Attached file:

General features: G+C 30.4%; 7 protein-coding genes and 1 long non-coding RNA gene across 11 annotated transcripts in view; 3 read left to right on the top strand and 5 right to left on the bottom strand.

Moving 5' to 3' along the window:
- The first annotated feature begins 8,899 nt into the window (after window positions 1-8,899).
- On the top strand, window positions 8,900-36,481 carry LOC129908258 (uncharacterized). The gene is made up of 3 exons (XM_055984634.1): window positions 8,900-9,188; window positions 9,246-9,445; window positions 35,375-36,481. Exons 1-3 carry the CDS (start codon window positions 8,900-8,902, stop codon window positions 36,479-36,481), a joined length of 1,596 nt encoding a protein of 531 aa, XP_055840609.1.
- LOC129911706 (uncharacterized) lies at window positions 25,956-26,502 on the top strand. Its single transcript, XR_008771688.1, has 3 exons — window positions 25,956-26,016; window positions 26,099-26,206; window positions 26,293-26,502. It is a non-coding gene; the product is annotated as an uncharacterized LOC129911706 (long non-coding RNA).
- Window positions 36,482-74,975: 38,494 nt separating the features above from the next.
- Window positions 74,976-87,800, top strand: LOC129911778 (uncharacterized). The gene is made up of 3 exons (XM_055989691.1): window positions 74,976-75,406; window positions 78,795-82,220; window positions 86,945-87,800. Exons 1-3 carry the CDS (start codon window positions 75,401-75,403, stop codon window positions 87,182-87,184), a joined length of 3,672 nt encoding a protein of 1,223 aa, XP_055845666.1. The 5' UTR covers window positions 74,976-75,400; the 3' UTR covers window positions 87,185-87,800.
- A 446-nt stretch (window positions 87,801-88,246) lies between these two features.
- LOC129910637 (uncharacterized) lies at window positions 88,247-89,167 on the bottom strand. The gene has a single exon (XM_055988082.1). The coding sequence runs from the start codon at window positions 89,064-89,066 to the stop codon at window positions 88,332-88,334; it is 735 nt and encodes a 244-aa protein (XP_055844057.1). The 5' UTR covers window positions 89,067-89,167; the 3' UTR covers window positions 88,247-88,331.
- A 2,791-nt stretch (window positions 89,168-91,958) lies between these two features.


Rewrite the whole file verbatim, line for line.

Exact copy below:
General features: G+C 30.4%; 7 protein-coding genes and 1 long non-coding RNA gene across 11 annotated transcripts in view; 3 read left to right on the top strand and 5 right to left on the bottom strand.

Moving 5' to 3' along the window:
- The first annotated feature begins 8,899 nt into the window (after window positions 1-8,899).
- On the top strand, window positions 8,900-36,481 carry LOC129908258 (uncharacterized). The gene is made up of 3 exons (XM_055984634.1): window positions 8,900-9,188; window positions 9,246-9,445; window positions 35,375-36,481. Exons 1-3 carry the CDS (start codon window positions 8,900-8,902, stop codon window positions 36,479-36,481), a joined length of 1,596 nt encoding a protein of 531 aa, XP_055840609.1.
- LOC129911706 (uncharacterized) lies at window positions 25,956-26,502 on the top strand. Its single transcript, XR_008771688.1, has 3 exons — window positions 25,956-26,016; window positions 26,099-26,206; window positions 26,293-26,502. It is a non-coding gene; the product is annotated as an uncharacterized LOC129911706 (long non-coding RNA).
- Window positions 36,482-74,975: 38,494 nt separating the features above from the next.
- Window positions 74,976-87,800, top strand: LOC129911778 (uncharacterized). The gene is made up of 3 exons (XM_055989691.1): window positions 74,976-75,406; window positions 78,795-82,220; window positions 86,945-87,800. Exons 1-3 carry the CDS (start codon window positions 75,401-75,403, stop codon window positions 87,182-87,184), a joined length of 3,672 nt encoding a protein of 1,223 aa, XP_055845666.1. The 5' UTR covers window positions 74,976-75,400; the 3' UTR covers window positions 87,185-87,800.
- A 446-nt stretch (window positions 87,801-88,246) lies between these two features.
- LOC129910637 (uncharacterized) lies at window positions 88,247-89,167 on the bottom strand. The gene has a single exon (XM_055988082.1). The coding sequence runs from the start codon at window positions 89,064-89,066 to the stop codon at window positions 88,332-88,334; it is 735 nt and encodes a 244-aa protein (XP_055844057.1). The 5' UTR covers window positions 89,067-89,167; the 3' UTR covers window positions 88,247-88,331.
- A 2,791-nt stretch (window positions 89,168-91,958) lies between these two features.